Dog bloat is a common condition that can be dangerous, even deadly. Dogs who have it need treatment right away. Know the signs so you can recognize when your pup needs help.
What Is Dog Bloat?
- Decreased blood flow to their heart and stomach lining
- A tear in the wall of their stomach
- A harder time breathing
In some cases, the dog's stomach will rotate or twist, a condition that vets call gastric dilatation volvulus (GSV). It traps blood in the stomach and blocks it from returning to the heart and other areas of the body. This can send your dog into shock.
Bloat from GSV usually comes on very quickly. At first, your dog may show signs that their stomach hurts. They may:
- Act restless
- Have a swollen stomach
- Look anxious
- Look at their stomach
- Try to vomit, but nothing comes up
- Stretch with their front half down and rear end up
As the condition gets worse, they may:
- Have pale gums
- Have a rapid heartbeat
- Be short of breath
- Feel weak
If you think your pet has bloat, get them to a clinic right away. If dogs don't get treatment in time, the condition can kill them.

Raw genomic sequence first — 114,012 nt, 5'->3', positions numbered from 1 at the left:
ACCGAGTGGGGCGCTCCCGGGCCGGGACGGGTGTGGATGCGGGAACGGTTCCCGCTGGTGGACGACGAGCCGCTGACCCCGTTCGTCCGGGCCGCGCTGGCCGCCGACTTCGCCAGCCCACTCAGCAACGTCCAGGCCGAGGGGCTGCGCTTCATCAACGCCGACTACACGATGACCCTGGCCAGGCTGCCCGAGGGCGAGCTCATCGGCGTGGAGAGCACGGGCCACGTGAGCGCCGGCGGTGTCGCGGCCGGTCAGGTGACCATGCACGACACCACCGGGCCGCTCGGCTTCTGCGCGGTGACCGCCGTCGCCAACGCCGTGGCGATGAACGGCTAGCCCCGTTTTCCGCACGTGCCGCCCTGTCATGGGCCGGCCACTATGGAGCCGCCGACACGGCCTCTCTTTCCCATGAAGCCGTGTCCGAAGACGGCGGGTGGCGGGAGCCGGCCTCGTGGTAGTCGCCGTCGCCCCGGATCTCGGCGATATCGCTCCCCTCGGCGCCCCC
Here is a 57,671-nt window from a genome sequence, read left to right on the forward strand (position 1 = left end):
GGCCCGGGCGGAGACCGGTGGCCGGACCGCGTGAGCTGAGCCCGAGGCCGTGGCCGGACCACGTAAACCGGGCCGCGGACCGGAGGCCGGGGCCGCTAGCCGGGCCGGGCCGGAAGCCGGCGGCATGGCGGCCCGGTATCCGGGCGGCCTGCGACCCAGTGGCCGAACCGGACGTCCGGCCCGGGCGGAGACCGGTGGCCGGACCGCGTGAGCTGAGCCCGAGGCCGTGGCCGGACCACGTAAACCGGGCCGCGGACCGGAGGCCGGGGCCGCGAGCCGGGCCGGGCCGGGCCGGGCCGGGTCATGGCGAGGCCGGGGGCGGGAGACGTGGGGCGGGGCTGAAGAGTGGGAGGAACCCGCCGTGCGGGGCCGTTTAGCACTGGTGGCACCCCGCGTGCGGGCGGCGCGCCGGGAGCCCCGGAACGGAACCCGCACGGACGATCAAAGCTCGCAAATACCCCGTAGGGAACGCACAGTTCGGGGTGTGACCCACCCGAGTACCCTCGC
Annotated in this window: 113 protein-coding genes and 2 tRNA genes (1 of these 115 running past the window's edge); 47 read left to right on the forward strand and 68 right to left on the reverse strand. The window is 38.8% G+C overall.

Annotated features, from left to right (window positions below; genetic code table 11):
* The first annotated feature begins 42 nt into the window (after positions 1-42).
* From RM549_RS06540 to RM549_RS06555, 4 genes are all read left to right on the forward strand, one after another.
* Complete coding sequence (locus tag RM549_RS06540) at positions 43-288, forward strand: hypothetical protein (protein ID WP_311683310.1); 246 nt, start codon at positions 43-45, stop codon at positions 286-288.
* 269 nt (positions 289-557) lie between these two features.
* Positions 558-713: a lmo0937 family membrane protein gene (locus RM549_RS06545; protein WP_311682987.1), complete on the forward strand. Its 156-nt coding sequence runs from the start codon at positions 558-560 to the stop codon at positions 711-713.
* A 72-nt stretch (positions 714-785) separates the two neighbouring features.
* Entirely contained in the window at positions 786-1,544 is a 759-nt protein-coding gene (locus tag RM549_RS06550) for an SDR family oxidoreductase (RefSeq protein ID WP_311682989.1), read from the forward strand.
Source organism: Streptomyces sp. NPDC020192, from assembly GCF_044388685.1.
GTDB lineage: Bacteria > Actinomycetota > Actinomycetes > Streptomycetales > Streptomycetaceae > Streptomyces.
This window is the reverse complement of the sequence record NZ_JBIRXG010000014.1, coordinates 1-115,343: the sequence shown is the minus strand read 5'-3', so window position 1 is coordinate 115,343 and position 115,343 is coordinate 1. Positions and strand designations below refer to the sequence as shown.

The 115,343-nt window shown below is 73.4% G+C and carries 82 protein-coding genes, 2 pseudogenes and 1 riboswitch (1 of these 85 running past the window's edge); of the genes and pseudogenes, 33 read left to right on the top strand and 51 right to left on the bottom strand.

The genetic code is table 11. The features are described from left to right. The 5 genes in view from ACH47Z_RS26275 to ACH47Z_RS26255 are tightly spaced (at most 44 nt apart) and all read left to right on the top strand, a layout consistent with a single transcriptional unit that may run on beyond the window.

Vets aren't sure what causes bloat, but there are some things that raise a dog's risk for it, including:
- Eating from a raised food bowl
- Having one large meal a day
- Eating quickly
- A lot of running or playing after they eat
- Other dogs they are related to have had bloat
- Eating or drinking too much
Any dog can have bloat, but it's much more common in deep-chested, large breeds, like Akitas, Boxers, Basset Hounds, and German Shepherds. Some are at a higher risk than others, including Great Danes, Gordon Setters, Irish Setters, Weimaraners, and St. Bernards.
The treatment a dog gets depends on how severe their condition is.
First, the vet may put a tube into your dog's throat and down to their stomach to release the pressure that has built up. Sometimes, a twisted stomach can keep the tube from passing through. If that's the case, the vet may put a large, hollow needle through their belly into their stomach and release the pressure that way.
If your dog is in shock, the vet will start giving them fluids through an IV immediately, usually with antibiotics.
The vet will take X-rays to see if their stomach is twisted. If it is, your dog will have emergency surgery to untwist it and put it back in its normal position. The vet also will fix the stomach to prevent GSV in the future. They'll also check to see if the condition damaged other parts of their body.
Bloat can be scary, but there are ways you can keep it from happening to your dog:
- Don't use a raised bowl unless your vet says your dog needs one.
- Don't let them run or play a lot right before or after meals.
- Feed them a few small meals throughout the day instead of one or two large ones.
- Make sure they drink a normal amount of water.
- For predisposed breeds, your vet will sometimes tack the stomach when your dog gets spayed or neutered